Architecture introduces even more coupling. Enterprises have a handful of large, monolithic applications such as ERP, CRM, WMS, OMS, CMS, and so on. These large monolithic applications often expose many different endpoints, but those endpoints are often not independently consumable. The endpoints must be called in a specific order and fed specific data. That’s why these monolithic applications are glued together by the use of enterprise service buses, with a lot of business logic residing in those buses. This tight coupling of large monolithic applications results in testing and releasing all monolithic applications together as an atomic unit. Changing one endpoint in one monolithic can have wide-ranging consequences across many of the other monolithic applications that might be consuming it.

Yet one more way of coupling is the practice of releasing only one version of an application to production at any time. Suppose that a company deploys version 3.2 of a monolithic commerce application to production. The website, iOS, Android, kiosk, and chatbot clients have all coded to version 3.2 of that application. What happens when the company deploys version 4 of the commerce application? It’s going to break all of the clients that have coded to version 3.2. With only one version of an application deployed, you must update your monolith and all clients at the same time, which is coupling at its most extreme.

The coupling introduced by organization structure and architecture choices has one major consequence—decreased speed.

Packaged Applications

Many of today’s enterprise applications are large, monolithic packaged applications that are bought from a handful of large software vendors, deployed on-premises, and heavily customized. Many packaged commerce applications have millions of lines of customized code.

These applications are sold to thousands of customers. Those thousands of customers each write millions of lines of customized code on top of the application. As the number of customers increases, the vendors that sell the software are increasingly unable to make changes because of all the trouble it would create. The more successful the product, the slower it evolves. It gets frozen in time.

(Real) Omnichannel Is the Future

Omnichannel is the future of retail. Today’s top leaders have mastered it, but the vast majority of retailers have yet to adopt it.

To end consumers, omnichannel means having a consistent experience with a brand, regardless of how they interact with it. Whether through a website, mobile device, wearable device, or in store, the experience is the same and integrated.

The web is dead. Long live the Internet.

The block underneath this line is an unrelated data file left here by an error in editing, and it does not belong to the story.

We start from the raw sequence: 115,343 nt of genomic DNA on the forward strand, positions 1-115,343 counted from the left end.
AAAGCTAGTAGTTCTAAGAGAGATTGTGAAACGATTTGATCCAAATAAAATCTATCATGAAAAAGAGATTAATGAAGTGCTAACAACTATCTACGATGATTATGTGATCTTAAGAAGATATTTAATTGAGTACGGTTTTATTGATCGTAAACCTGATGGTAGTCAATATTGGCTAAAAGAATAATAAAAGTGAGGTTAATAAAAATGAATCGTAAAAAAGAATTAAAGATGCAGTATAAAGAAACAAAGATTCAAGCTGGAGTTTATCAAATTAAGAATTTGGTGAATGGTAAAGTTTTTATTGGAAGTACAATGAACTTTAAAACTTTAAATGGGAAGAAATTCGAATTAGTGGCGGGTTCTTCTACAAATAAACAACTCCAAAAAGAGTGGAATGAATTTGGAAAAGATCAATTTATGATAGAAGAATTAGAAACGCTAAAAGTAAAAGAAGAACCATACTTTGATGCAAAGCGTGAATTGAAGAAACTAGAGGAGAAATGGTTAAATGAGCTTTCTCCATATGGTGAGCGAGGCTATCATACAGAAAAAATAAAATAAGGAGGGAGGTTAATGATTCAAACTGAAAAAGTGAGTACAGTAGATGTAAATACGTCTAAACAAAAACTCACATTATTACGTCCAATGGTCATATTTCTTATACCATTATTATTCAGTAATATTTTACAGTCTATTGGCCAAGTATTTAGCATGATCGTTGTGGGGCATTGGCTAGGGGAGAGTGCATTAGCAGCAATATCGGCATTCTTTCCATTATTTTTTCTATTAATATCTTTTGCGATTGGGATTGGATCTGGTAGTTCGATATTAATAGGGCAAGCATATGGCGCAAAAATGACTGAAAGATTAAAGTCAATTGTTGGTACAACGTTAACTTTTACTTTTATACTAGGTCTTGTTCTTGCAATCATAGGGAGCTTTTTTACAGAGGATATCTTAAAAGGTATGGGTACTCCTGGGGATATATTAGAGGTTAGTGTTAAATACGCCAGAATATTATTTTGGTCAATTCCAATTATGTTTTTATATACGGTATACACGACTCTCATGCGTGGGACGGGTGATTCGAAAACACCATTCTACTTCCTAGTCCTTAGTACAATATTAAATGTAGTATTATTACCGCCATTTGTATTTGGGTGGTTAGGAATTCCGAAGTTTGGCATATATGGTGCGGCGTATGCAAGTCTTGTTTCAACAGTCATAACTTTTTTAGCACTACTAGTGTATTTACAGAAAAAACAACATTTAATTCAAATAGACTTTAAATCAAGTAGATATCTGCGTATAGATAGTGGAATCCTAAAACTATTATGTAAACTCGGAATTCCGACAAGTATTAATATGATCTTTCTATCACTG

Chris Anderson and Michael Wolff , August 17 , 2010

This is why many in the industry have dropped “e” from “eCommerce” to reflect that it’s not something different. Consumers should be able to buy online and pick up or return in-store, browse in-store and buy online, have access to the same promotions, and so on. If channels are offering different data (subset of products, different prices, etc.) it should be because the experience is being optimized for each channel or there are opportunities to price discriminate.

To technologists, omnichannel means having one backend system of record for each bit of functionality (pricing, promotions, products, inventory, etc.), with UIs being more or less disposable. Developers of UIs get a large catalog of clearly defined APIs (often HTTP plus REST) that can be composed into a single application, as demonstrated in Figure 1-2.

mfmc 0202
Figure 1-2. True omnichannel—single systems of record for each business function; disposable UIs

Again, the experience per channel can vary, but the variations are deliberate rather than as a result of IT fragmentation.

Most of today’s enterprise commerce platforms are sidecars on top of the old in-store retail platforms. There might be additional sidecars on top of the commerce platforms for other channels, such as mobile. Each of these systems acts as its own mini system of record, with heavy integration back to the old in-store retail platform, as shown in Figure 1-3.

Each system has its own view of pricing, promotions, products, inventory, and so on, which might or might not ever be reconciled with the eventual system of record. For example, many retailers have web-only pricing, promotions, products, inventory, and so forth.

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Figure 1-3. Typical commerce application—large monolithic applications tightly coupled with legacy backend systems of record (ERP, CRM, etc.)

This approach worked adequately when there were just physical stores and a website. But now, there are dozens if not hundreds of channels. The old approach just doesn’t scale anymore. As a thought experiment, could you deploy Amazon.com as a single monolithic application as one large EAR file? No. It’s ludicrous to think about it. But retailers trying to unseat Amazon.com regularly deploy large monolithic applications, expecting to be able to release new functionality with the same agility as those who have implemented omnichannel from the very beginning. Amazon.com has famously used microservices since 2006. Today, it has thousands of individual microservices that serve as building blocks for dozens of UIs.

Fortunately, there is a better way….